Risk Reporter for Religious Institutions
Spring 2013 Vol. 12, Issue 2
With spring in full bloom, many religious organizations might be considering starting a congregation-based community garden. Risk Reporter spoke with Bryan Ellis, director of the community garden at The University Church of Toledo, about the roles and responsibilities that come with running a congregation-based community garden. He shares information on starting and maintaining a garden as well as the benefits gardening brings to the community.
Risk Reporter: What are some preliminary issues religious organizations should consider when deciding to set up a congregation-based community garden?
Ellis: One of the most important aspects of creating a community garden is determining its purpose — is it an outreach for ministry? Will it grow and enrich your congregation?
Once you determine the purpose of the garden, it also is important to look at the cultural makeup of your community. The garden should engage the community in a way that makes sense to them, by growing crops that the community is familiar with and will use. Along with that, you also should consider where the food will go — whether to food banks, members of your congregation or other community programs.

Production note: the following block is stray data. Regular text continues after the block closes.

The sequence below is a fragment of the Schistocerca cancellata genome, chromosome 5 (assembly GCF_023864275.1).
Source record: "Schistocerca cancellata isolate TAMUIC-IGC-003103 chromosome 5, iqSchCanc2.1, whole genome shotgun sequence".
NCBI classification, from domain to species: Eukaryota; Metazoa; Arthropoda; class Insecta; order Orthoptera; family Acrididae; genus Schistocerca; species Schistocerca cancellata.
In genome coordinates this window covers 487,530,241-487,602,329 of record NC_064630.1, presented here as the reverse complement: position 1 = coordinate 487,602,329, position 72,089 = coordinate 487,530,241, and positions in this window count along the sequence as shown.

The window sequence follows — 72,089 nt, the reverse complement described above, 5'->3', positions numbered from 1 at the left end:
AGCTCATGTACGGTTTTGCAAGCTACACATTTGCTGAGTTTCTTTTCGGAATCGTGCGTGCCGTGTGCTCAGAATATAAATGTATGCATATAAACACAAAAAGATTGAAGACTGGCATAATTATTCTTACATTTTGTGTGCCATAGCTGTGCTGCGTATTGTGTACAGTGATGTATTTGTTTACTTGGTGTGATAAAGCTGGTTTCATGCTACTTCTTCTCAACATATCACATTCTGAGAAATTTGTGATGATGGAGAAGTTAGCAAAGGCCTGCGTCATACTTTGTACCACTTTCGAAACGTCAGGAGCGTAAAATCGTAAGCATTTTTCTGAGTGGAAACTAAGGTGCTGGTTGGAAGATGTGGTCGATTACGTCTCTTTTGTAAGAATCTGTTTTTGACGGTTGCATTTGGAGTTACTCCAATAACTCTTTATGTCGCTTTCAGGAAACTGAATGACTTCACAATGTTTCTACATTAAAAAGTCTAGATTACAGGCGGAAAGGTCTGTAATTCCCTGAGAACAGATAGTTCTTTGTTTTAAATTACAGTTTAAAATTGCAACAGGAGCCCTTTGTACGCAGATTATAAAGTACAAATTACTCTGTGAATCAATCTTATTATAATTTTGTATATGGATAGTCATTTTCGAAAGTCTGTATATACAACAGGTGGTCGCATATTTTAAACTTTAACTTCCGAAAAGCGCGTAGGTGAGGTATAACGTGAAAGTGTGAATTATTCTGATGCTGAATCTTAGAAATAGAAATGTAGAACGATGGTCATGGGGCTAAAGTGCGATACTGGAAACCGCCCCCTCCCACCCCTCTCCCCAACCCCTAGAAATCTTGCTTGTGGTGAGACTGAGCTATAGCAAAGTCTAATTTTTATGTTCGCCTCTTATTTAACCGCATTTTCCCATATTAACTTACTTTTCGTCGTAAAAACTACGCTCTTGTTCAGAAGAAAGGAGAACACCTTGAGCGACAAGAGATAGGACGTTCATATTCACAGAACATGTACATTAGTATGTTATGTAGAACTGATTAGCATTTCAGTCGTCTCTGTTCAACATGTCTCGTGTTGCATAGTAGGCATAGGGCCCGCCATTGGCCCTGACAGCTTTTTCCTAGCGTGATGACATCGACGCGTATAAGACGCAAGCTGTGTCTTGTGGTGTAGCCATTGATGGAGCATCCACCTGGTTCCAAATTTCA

Risk Reporter: What are the first steps in setting up the actual garden?
Ellis: Start by identifying who will be in charge of the garden. This might be one individual or a committee that oversees the scheduling and office work that keeps a garden running smoothly.
Once a person or committee is in place, it’s important to establish rules that all volunteers must obey when working in the garden. For example, these rules might cover regular garden hours, proper behavior and use of tools and a list of any prohibited substances. All volunteers should receive a copy of the garden rules.
A schedule of common garden chores will also need to be created to ensure the garden is taken care of and that members of the congregation have ample opportunity to get involved.
Risk Reporter: What safety precautions should religious organizations take when setting up a community garden?
Ellis: It is important to be aware of the potential safety issues that come with gardening and know that your congregation and the volunteers are protected. Consider having volunteers sign a liability waiver and complete a medical form disclosing any allergies or medical conditions as well as emergency contact information.
We also have cameras in our garden as a preventive measure against theft of tools and equipment, along with combination locks on sheds. The best defense against theft is to keep your community aware of what you’re doing and make them feel like a part of the gardening efforts.
I also recommend performing a comprehensive site walk-through weekly to look for things like uncovered water vessels or ponds, tools that have been left behind or other problems that could pose injury to volunteers.